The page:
Those who are smug about data security have this week had their assertions torn asunder once again. The Ashley Madison hack – Dr No rather liked Henry Tudor’s tweet ‘Cromwell was my Ashley Madison. He got hacked too’ – reminds us that data said to be impregnable is in fact all too pregnable, if in the circs that’s the word Dr No is looking for. High profile hack after high profile hack tells us there is no such thing as secure data, just data yet to be hacked. Those signing up blithely to care.data may want to wonder whether the day will yet come when they will sheepishly tweet ‘care.data was my Ashley Madison. I got hacked too.’
Meanwhile, another data failure, or rather a forecast from data has turned out to be flawed. Putting aside the warmest global July on record – Dr No is still struggling with what ‘warmest global July on record’ really means – as ‘proof’ that man-made global warming is for real, we now have a report showing that the forecast rise in dementia prevalence has bombed. Like the article-of-faith rise in temperature caused by man, dementia prevalence has for decades been forecast to rise – only it now turns out it hasn’t. The report, published in the Lancet, found that in two studies, in the UK and Spain, there were significant falls in prevalence (prevalence is the ‘living with’ number), while two other studies, one in Sweden and one in Holland, found non-significant falls in incidence (incidence is the number of new cases over a time frame number). The rise in dementia prevalence forecast, championed by charities and chomped up by governments, just hit the fan.
A few days ago, a Radio 4 Weather Johnnie, on being ribbed about inaccurate forecasts, replied testily ‘the clue is in the name’. Earlier this month, Quentin Letts wondered quizzically, in a Radio 4 programme of the same name, What the Point of the Met Office? More pragmatically, what’s the point of the Met Office’s £97m new computer which – at least to this observer – appears to increase forecasters’ confidence, but not accuracy? Despite breezy assurances from Met Office spokespersons, even short term forecasts remain hit and miss, while for anything more than a few days ahead, well, all bets are off. Indeed, that’s why we don’t get BBQ summer forecasts anymore: it’s the Met Office tacitly admitting they haven’t got a clue.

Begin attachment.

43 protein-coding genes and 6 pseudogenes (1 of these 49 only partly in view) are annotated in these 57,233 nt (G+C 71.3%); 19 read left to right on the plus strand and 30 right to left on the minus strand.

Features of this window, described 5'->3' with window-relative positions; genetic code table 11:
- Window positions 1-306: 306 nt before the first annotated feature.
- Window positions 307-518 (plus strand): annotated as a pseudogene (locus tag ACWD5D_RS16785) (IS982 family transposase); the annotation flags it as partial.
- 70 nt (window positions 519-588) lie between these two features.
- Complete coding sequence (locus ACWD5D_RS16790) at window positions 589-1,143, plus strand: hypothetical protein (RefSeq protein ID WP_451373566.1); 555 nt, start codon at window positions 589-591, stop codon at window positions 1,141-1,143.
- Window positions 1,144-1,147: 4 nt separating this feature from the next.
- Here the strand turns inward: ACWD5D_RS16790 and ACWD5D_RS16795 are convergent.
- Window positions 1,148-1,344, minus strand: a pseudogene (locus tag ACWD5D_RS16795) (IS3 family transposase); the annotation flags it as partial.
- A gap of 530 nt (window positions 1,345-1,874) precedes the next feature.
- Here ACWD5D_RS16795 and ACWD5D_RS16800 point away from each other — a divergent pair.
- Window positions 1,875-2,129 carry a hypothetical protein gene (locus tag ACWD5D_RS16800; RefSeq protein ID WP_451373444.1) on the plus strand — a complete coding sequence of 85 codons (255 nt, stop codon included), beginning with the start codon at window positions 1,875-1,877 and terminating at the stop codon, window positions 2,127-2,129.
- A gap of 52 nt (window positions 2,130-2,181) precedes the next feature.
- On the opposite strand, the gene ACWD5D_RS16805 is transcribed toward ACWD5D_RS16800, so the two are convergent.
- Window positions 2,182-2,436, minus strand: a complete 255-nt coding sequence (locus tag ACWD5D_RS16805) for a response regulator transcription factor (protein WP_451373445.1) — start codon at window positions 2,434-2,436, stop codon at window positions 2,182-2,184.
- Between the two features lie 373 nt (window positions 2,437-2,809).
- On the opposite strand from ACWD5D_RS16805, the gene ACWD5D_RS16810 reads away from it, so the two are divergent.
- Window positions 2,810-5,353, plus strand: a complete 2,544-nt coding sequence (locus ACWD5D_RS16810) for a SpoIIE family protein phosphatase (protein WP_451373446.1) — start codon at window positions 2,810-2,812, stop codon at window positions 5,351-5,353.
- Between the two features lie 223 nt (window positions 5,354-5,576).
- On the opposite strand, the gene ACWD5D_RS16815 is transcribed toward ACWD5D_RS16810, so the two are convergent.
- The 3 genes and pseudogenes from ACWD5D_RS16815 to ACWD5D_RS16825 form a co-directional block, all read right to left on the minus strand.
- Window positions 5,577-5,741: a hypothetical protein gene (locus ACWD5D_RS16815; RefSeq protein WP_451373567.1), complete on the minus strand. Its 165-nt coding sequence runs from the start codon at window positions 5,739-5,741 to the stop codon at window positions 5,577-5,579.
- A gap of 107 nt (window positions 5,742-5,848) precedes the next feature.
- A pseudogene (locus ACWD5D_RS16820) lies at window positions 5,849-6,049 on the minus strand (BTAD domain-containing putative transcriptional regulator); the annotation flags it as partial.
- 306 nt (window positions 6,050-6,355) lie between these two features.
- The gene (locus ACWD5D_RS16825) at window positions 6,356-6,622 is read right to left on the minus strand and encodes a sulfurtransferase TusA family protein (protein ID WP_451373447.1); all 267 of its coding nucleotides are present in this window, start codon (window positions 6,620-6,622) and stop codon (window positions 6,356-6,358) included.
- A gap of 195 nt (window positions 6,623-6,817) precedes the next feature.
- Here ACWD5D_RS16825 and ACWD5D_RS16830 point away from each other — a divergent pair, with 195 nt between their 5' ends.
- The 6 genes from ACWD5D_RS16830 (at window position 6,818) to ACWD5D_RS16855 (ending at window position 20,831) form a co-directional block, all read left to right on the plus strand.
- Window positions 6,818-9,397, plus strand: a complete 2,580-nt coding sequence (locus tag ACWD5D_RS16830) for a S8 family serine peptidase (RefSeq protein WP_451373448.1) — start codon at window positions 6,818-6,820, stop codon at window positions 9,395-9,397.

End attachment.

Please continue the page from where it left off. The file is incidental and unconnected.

The problem at the heart of forecasts based on models, especially computer models, be they for the number of people with dementia, the economy, the weather, or indeed – a Dr No favourite – how alcohol minimum unit pricing will affect drinking habits, is that they assume that not only will the future be same as the past, but also that you have captured the relevant pattern in a precise equation. This is a hazardous notion at the best of times. Even the noble laws of classical physics have been known to wobble at times: Newton’s apple goes pear-shaped in the sub-atomic world. In realms where the vagaries of human behaviour or the beat of a butterfly’s wings in Brazil have play, already pear-shaped forecasts can quickly turn into slippery bananas, putting the skids under the best laid plans.
Despite the clue-is-in-the-name nature of forecasts, Dr No is not forecasting nihilist, nor, for that matter, a dementia denier – it is still a horrible disease and a huge burden that deserves more attention. And forecasts are worthwhile, so long as we don’t get seduced by dazzling computers telling us they are ninety nine point nine percent confident, and so ourselves become over-confident. We need to remember the clue is in the name, and that things may turn out differently. Just because something is forecast to happen doesn’t mean it will happen.
Oh, and where have all the dements gone? Nowhere, because they never existed in the first place. They weren’t real, they were just a forecast.